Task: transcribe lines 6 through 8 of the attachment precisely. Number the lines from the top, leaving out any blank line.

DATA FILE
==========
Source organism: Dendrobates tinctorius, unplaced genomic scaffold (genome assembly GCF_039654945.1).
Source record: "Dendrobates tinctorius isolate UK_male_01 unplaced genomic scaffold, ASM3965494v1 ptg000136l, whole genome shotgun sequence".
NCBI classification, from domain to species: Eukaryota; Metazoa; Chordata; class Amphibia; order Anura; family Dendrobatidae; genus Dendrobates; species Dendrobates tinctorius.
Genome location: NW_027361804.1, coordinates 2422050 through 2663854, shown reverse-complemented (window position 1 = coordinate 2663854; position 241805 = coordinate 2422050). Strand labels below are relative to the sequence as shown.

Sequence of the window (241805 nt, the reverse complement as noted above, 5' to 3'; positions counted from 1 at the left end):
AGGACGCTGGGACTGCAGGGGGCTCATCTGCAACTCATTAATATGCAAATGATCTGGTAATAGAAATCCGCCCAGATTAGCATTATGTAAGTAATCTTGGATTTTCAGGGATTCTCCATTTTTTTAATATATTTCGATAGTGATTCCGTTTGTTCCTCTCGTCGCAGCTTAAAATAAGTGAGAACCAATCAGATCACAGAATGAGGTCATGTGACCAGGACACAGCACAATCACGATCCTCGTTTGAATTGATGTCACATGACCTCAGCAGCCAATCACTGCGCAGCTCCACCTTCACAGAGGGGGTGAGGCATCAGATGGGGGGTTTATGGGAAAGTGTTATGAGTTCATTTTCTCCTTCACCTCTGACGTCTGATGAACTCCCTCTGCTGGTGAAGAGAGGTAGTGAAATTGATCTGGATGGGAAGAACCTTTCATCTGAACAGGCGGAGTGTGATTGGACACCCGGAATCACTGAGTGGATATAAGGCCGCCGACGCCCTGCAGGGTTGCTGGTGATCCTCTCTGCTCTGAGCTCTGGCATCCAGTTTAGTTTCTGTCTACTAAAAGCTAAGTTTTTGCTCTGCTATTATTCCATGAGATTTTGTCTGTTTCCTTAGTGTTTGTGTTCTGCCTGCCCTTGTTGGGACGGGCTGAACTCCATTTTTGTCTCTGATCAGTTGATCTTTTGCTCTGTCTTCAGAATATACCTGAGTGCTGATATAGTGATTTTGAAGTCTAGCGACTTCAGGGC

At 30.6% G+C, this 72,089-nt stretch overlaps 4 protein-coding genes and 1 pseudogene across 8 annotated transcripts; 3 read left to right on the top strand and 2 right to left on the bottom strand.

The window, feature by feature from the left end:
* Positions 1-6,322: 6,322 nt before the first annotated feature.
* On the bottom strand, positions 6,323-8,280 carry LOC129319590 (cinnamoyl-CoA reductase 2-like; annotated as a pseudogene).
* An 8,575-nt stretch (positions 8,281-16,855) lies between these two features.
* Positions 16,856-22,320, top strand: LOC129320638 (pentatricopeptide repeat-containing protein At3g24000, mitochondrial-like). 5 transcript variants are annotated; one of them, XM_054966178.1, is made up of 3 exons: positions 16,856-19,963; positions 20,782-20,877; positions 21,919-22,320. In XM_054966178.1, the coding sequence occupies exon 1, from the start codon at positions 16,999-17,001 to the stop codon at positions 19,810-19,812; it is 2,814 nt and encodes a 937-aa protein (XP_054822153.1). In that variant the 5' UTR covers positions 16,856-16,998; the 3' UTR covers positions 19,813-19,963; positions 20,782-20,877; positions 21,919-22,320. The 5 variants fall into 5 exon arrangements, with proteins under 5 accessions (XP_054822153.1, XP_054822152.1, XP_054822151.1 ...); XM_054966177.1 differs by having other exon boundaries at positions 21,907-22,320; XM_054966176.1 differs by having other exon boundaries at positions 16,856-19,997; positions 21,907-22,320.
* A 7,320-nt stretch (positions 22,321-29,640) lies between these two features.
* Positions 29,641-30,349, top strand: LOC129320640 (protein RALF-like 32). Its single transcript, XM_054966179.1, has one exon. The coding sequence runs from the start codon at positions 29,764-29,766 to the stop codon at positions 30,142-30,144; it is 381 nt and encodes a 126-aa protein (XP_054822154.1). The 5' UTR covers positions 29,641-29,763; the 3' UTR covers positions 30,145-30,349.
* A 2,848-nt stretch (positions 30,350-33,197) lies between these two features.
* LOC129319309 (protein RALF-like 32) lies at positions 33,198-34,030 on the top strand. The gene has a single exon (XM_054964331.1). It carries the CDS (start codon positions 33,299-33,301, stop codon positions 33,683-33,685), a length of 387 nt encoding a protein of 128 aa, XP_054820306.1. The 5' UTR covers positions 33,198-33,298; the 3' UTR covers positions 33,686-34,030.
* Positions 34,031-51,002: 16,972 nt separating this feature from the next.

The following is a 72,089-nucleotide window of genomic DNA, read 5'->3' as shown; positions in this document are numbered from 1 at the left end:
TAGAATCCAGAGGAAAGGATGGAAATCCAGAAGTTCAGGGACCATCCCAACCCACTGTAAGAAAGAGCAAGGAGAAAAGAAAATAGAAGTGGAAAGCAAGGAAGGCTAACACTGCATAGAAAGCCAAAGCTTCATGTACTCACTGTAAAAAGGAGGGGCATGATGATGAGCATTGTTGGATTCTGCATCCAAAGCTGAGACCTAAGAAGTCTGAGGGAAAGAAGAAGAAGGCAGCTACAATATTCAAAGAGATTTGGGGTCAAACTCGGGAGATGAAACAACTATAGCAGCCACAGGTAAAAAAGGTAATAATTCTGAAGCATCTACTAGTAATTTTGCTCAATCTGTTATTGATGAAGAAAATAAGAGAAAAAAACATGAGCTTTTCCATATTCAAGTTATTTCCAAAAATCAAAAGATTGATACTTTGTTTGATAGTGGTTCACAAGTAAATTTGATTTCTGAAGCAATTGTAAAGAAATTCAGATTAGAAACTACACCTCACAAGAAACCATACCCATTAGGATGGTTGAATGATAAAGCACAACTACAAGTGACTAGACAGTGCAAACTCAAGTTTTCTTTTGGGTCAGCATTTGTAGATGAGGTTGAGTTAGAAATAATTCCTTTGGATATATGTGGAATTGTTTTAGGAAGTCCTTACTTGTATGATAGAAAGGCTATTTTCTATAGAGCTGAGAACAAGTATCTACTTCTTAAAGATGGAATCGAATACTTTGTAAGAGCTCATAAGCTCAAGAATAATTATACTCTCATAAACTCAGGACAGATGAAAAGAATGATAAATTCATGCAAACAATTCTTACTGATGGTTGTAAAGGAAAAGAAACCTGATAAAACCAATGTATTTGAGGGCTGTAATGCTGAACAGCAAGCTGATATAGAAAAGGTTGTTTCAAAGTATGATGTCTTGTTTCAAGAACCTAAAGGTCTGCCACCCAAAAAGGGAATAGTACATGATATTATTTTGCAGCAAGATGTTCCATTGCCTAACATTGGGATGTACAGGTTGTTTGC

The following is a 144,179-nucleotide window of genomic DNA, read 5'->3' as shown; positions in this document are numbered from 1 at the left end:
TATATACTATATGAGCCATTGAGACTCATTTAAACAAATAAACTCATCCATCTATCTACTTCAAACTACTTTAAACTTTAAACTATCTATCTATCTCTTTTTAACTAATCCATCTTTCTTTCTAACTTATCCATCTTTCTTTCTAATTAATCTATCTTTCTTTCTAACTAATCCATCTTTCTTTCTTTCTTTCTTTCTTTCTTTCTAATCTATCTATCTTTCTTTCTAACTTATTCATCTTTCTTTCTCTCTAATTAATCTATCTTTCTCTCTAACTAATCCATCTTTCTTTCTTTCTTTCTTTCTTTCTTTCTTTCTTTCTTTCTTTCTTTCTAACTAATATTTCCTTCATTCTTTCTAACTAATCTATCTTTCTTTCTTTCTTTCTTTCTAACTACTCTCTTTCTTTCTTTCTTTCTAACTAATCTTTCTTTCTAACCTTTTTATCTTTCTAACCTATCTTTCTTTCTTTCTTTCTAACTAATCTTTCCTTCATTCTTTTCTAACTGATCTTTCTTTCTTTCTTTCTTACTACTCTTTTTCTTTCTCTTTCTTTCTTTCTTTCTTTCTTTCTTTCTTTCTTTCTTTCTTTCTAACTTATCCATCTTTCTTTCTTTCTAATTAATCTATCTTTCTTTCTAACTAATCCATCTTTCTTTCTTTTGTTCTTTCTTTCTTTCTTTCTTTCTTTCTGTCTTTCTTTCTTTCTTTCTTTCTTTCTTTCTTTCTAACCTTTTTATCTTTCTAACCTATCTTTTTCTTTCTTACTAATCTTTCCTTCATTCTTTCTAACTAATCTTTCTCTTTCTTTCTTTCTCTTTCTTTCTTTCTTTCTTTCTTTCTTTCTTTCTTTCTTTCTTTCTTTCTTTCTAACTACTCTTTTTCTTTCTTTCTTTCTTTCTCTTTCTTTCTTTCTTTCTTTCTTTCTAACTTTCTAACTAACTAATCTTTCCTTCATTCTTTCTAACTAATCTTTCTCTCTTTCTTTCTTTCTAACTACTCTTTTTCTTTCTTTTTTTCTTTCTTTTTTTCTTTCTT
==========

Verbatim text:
AGGACGCTGGGACTGCAGGGGGCTCATCTGCAACTCATTAATATGCAAATGATCTGGTAATAGAAATCCGCCCAGATTAGCATTATGTAAGTAATCTTGGATTTTCAGGGATTCTCCATTTTTTTAATATATTTCGATAGTGATTCCGTTTGTTCCTCTCGTCGCAGCTTAAAATAAGTGAGAACCAATCAGATCACAGAATGAGGTCATGTGACCAGGACACAGCACAATCACGATCCTCGTTTGAATTGATGTCACATGACCTCAGCAGCCAATCACTGCGCAGCTCCACCTTCACAGAGGGGGTGAGGCATCAGATGGGGGGTTTATGGGAAAGTGTTATGAGTTCATTTTCTCCTTCACCTCTGACGTCTGATGAACTCCCTCTGCTGGTGAAGAGAGGTAGTGAAATTGATCTGGATGGGAAGAACCTTTCATCTGAACAGGCGGAGTGTGATTGGACACCCGGAATCACTGAGTGGATATAAGGCCGCCGACGCCCTGCAGGGTTGCTGGTGATCCTCTCTGCTCTGAGCTCTGGCATCCAGTTTAGTTTCTGTCTACTAAAAGCTAAGTTTTTGCTCTGCTATTATTCCATGAGATTTTGTCTGTTTCCTTAGTGTTTGTGTTCTGCCTGCCCTTGTTGGGACGGGCTGAACTCCATTTTTGTCTCTGATCAGTTGATCTTTTGCTCTGTCTTCAGAATATACCTGAGTGCTGATATAGTGATTTTGAAGTCTAGCGACTTCAGGGC

At 30.6% G+C, this 72,089-nt stretch overlaps 4 protein-coding genes and 1 pseudogene across 8 annotated transcripts; 3 read left to right on the top strand and 2 right to left on the bottom strand.

The window, feature by feature from the left end: